G2309 · Index: Animal Agriculture/Poultry

July 2018

Nebraska Poultry Expansion

Sheila E. Purdum, Extension Poultry Specialist

Richard K. Koelsch, Extension Specialist, Biological Systems Engineering and Animal Science

Figure 1. Vertically Integrated Poultry Operations Schematic

Nebraska has traditionally had low chicken numbers with the only significant numbers in the commercial egg industry. It has averaged 8–10 million chickens at one time over the past two decades. As the state’s poultry industry expands in the next three years, Nebraska will nearly triple its total chicken and turkey numbers each year to more than 30 million on farms at one time with a grand total of 150 million hatched and housed per year.

It is important to understand that not all of the 150 million chickens and turkeys are hatched and housed at once. The majority of the chickens in Nebraska during the state’s current poultry expansion are broiler chickens, which have a six-to seven-week life cycle. Since they are only housed during that time period, a farmer raising broilers will likely have six flocks of chickens per year. Thus, the state may have a total of 150 million chickens produced per year but only 1/6 of those are on farms at one time. Egg laying chickens are a different breed than broilers. They will stay in their houses up to 100 weeks (nearly two years) at a time, so their housed-at-one-time numbers are more reflective of total per annum production. At this time Nebraska only has approximately 8 million laying hens.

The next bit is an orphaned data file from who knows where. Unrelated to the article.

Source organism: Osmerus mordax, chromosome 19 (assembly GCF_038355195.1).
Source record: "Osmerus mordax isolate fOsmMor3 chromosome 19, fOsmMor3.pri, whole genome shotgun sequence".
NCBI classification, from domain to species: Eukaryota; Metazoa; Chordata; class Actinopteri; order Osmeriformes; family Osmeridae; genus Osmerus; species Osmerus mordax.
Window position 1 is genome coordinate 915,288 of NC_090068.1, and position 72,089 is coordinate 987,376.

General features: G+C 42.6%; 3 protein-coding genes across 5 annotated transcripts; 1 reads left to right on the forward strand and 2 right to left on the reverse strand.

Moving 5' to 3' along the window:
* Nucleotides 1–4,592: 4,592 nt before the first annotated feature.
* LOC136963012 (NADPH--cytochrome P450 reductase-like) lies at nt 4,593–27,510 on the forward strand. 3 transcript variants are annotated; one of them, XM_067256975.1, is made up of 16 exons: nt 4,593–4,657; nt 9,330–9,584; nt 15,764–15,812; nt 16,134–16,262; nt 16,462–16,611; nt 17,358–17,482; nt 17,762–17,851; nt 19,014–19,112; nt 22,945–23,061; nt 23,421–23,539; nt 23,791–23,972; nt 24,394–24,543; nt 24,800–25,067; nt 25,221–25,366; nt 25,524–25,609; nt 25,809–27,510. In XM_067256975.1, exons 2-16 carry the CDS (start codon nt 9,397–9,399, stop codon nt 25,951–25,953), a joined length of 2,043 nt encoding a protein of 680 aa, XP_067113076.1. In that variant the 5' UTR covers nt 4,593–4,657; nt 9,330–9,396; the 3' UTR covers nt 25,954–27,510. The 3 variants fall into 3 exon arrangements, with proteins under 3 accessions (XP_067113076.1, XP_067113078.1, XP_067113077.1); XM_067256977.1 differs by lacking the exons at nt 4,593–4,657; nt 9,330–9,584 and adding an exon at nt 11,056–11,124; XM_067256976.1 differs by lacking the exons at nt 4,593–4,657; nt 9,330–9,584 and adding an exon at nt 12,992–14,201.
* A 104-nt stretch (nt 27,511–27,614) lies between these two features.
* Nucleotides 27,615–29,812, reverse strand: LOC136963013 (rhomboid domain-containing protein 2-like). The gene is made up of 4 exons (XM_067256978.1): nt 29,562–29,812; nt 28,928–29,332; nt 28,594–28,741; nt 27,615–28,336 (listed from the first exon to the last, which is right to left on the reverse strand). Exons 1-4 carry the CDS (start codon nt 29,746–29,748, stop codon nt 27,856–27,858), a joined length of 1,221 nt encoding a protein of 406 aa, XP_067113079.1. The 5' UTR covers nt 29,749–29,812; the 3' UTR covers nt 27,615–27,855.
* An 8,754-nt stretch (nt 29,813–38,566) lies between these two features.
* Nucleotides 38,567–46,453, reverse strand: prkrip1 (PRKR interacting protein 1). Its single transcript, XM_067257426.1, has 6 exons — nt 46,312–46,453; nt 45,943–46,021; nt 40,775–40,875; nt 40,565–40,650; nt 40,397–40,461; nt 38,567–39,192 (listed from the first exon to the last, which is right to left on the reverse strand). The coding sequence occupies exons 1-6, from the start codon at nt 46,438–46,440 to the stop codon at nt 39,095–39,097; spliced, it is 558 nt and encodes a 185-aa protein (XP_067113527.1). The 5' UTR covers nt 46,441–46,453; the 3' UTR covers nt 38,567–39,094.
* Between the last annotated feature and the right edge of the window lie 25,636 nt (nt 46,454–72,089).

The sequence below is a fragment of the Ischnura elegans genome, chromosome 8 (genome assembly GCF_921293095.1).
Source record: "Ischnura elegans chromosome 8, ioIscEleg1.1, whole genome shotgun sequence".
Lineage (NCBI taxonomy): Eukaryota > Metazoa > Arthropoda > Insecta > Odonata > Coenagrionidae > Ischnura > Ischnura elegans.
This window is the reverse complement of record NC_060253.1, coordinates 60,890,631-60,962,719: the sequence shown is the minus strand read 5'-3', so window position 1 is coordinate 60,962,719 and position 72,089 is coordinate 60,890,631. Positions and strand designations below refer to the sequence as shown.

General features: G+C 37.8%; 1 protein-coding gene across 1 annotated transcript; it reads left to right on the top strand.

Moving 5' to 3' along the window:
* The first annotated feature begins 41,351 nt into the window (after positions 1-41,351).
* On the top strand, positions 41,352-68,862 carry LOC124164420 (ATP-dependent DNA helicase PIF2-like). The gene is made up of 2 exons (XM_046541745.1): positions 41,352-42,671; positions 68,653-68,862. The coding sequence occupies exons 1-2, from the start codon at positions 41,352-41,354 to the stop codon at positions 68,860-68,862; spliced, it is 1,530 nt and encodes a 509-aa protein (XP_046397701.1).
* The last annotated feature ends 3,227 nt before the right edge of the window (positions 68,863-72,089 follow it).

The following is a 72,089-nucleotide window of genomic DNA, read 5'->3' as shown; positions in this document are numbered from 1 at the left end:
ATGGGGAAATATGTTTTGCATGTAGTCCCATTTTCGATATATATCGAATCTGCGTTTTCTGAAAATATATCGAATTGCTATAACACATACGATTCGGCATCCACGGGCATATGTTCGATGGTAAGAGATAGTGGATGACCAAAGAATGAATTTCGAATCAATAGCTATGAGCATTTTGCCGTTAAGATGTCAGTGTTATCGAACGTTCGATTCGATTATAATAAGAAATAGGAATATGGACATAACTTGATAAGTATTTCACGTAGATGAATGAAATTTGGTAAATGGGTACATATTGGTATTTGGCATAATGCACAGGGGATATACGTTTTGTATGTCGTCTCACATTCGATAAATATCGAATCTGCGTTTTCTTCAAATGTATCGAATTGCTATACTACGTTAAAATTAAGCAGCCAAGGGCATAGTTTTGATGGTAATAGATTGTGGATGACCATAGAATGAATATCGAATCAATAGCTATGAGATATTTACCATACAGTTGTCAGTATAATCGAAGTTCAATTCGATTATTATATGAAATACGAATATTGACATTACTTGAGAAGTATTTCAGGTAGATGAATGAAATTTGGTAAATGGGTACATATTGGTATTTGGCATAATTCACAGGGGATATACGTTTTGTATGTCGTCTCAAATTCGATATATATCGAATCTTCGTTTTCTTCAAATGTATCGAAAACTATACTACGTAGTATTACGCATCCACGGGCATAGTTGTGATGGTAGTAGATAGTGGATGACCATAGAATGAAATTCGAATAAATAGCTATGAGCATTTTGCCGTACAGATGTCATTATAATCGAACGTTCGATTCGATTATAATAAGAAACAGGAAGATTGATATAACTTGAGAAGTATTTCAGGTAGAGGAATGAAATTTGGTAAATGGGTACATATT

In addition to increases in broiler chickens for meat production, some breeder flock production with hens and roosters will increase the state’s egg laying chicken numbers by 2 to 4 million hens. This increase is partly due to new construction of hatcheries for broiler, laying hen, and turkey production, and thereby a need for breeder hen barns. In just four years, three hatcheries have been built in Nebraska, and there is good potential for more. This is great for several communities because skilled employees will be needed in a competitive marketplace.

The schematic on the previous page (figure 1) has been adopted from the National Chicken Council to show a Typical Vertically Integrated Poultry Company. While the majority of investment is in chicken houses on contract producer farms, a substantial infrastructure investment will be made in building hatcheries, feed mills (new and expansions), feed source storage (corn and soybeans), a processing plant, and distribution (transportation of products). Community partners that benefit directly from such an expansion include construction companies, insurance companies, banks, electricians, plumbers, truckers, grain farmers and merchandisers, car and truck sales, hardware stores, home construction, fertilizer applicators, etc.

Several management challenges accompany the benefits of poultry expansion to a community. The first and most often discussed is waste management. Waste materials such as poultry manure production on farms or offal processing waste in a plant are traditionally recycled into fertilizer and animal protein feed, respectively, by the poultry industry. Poultry manure is a valuable source of nutrients such as Nitrogen, Phosphorus, and Potassium for fertilizing Nebraska crops such as corn and soybeans as well as pastures. In an ideal situation, farmers would be able to use all of the poultry manure produced in their chicken houses on their own cropland. But in some instances, a poultry farmer may sell the manure to a neighbor needing fertilizer for crop production. In either case, the poultry farmer will work with an agronomist to match the fertilizer NPK supply with the needs of the farm’s crops. This is done by soil testing and is managed and overseen by permits administered through the Nebraska Department of Environmental Quality.